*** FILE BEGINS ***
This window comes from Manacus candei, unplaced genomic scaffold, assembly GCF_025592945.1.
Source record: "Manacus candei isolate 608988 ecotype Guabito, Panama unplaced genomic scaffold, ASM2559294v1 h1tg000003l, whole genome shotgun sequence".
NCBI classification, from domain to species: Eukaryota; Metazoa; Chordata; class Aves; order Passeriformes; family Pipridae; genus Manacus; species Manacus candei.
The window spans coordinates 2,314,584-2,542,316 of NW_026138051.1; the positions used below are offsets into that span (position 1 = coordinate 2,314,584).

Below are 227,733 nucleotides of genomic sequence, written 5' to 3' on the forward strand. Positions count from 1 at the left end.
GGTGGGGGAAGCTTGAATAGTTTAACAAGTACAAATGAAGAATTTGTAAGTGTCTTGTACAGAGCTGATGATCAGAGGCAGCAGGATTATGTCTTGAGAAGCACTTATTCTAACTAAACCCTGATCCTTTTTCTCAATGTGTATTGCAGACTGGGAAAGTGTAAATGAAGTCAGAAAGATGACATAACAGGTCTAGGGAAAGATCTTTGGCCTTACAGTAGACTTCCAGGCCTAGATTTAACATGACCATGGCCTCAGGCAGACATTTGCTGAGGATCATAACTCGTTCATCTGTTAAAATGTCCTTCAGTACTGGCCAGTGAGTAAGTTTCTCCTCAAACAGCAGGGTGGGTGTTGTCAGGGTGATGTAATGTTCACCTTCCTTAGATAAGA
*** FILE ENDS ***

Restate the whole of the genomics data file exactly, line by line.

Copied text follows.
This window comes from Manacus candei, unplaced genomic scaffold, assembly GCF_025592945.1.
Source record: "Manacus candei isolate 608988 ecotype Guabito, Panama unplaced genomic scaffold, ASM2559294v1 h1tg000003l, whole genome shotgun sequence".
NCBI classification, from domain to species: Eukaryota; Metazoa; Chordata; class Aves; order Passeriformes; family Pipridae; genus Manacus; species Manacus candei.
The window spans coordinates 2,314,584-2,542,316 of NW_026138051.1; the positions used below are offsets into that span (position 1 = coordinate 2,314,584).

Below are 227,733 nucleotides of genomic sequence, written 5' to 3' on the forward strand. Positions count from 1 at the left end.
GGTGGGGGAAGCTTGAATAGTTTAACAAGTACAAATGAAGAATTTGTAAGTGTCTTGTACAGAGCTGATGATCAGAGGCAGCAGGATTATGTCTTGAGAAGCACTTATTCTAACTAAACCCTGATCCTTTTTCTCAATGTGTATTGCAGACTGGGAAAGTGTAAATGAAGTCAGAAAGATGACATAACAGGTCTAGGGAAAGATCTTTGGCCTTACAGTAGACTTCCAGGCCTAGATTTAACATGACCATGGCCTCAGGCAGACATTTGCTGAGGATCATAACTCGTTCATCTGTTAAAATGTCCTTCAGTACTGGCCAGTGAGTAAGTTTCTCCTCAAACAGCAGGGTGGGTGTTGTCAGGGTGATGTAATGTTCACCTTCCTTAGATAAGA